A thick carpet of mottled green moss and algae seals the surface of the water at the back of the creek. The 30-yard-wide area sports a max depth of four feet, but the deepest spots were hidden beneath the blanket of vegetation. Further upstream, natural springs pump cool water into the creek, which, when intermixed with the warmer lake water, presumably boosts the growth of the green barrier which floats in front of me. I get a quick whiff of the musky, mildewy odor of the moss before it moves along with a very slight breeze from the west. Amidst the muck, turtles poke up their heads, painted in bright reds and yellows and randomly speckled with neon-green polka dots. Massive-sounding bullfrogs croak loudly from dark, hidden places within the tall, overhanging grass at the water’s edge. Birds call from the canopy above and two blue-jays screech harsh alarm cries to their feathered friends as my kayak slowly slides into the scene.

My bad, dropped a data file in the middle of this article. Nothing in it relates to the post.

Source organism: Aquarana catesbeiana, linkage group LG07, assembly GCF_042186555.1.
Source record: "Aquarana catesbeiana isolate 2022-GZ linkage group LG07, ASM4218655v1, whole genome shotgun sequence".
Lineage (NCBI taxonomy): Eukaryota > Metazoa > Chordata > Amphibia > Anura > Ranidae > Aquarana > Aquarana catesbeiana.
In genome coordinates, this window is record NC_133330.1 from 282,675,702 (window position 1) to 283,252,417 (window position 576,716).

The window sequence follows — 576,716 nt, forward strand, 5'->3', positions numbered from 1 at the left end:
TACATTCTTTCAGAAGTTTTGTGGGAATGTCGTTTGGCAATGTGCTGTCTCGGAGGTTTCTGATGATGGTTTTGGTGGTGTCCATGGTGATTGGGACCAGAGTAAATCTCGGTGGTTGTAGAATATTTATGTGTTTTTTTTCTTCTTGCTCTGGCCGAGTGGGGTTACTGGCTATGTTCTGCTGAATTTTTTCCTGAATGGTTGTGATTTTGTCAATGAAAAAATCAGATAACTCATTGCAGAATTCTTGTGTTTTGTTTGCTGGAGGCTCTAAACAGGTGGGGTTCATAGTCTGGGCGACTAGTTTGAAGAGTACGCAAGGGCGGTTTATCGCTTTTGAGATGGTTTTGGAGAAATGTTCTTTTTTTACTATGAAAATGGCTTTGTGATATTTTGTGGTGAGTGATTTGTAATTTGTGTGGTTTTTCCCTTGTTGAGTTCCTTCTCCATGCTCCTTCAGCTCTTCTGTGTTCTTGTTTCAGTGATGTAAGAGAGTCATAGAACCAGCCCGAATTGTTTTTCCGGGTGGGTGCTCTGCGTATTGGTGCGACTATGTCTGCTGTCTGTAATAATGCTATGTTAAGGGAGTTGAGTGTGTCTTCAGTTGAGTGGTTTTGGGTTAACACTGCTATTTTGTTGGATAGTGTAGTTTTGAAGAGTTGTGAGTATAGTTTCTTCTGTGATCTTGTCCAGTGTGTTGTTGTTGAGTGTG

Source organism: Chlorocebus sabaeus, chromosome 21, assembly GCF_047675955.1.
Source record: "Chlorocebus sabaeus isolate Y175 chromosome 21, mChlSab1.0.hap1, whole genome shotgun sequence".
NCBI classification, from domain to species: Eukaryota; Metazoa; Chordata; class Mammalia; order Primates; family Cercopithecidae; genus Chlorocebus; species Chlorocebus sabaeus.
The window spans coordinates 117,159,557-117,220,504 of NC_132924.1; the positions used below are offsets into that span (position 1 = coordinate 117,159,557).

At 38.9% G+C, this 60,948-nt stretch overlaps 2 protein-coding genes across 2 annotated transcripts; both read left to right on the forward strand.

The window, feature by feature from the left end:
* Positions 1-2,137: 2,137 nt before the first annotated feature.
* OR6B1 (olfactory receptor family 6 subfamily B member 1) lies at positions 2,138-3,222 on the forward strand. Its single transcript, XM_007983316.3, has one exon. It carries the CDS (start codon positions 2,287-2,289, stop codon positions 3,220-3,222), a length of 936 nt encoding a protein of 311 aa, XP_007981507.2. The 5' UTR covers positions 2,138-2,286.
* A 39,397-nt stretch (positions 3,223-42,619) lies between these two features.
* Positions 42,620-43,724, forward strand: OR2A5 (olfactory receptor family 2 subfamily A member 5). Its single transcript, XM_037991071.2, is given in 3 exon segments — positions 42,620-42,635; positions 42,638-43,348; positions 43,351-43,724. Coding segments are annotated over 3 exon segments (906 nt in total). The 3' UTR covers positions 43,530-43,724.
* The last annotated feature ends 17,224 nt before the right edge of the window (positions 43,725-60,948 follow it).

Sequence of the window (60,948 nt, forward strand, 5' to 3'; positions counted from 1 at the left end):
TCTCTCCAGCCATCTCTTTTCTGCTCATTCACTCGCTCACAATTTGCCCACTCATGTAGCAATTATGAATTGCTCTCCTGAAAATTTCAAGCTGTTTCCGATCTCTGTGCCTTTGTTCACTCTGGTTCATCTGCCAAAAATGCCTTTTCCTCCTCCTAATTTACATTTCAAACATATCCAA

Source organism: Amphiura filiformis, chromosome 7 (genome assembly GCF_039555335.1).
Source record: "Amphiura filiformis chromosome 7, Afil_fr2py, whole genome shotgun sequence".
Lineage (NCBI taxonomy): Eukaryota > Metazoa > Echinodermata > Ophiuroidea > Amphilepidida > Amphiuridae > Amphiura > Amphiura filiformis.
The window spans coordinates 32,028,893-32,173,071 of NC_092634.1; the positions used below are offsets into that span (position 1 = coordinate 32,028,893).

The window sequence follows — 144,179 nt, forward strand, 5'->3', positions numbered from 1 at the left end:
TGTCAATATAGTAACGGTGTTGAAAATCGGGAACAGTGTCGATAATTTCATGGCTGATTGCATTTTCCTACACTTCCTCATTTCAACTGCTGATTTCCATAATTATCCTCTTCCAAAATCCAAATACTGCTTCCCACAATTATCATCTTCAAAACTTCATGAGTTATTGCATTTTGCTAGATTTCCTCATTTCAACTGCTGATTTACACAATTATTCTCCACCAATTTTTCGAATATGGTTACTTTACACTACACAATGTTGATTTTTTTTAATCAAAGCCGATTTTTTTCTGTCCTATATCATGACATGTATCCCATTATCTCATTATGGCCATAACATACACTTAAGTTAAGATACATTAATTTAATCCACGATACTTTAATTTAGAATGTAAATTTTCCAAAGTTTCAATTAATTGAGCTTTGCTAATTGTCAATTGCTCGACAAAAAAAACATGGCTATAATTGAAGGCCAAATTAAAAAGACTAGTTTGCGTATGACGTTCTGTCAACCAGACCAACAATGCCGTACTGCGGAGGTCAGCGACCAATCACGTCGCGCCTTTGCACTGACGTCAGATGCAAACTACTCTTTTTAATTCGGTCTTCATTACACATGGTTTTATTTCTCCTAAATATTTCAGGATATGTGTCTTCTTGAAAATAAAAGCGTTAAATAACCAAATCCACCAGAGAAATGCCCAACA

Regardless of age, experience or personality, all fisherman giggle and grin when their topwater fly or lure is crushed from below. It may elicit a whoop or two, most often from a co-angler, but it’s pure adrenaline and easily the best cure for whatever ails ya. You’ll forget how seasick, how hungover or how aggrieved of allergies you are when your scum frog disappears instantly in a swirl of black water and lily pads.
|Rock bass (left) and cicada fly (right)|
|Scummy, yummy water.|
There's nothing wrong with streamers, crank baits, spinnerbaits and even live presentations ... but man, in my eyes, topwater is the most fun way to fish.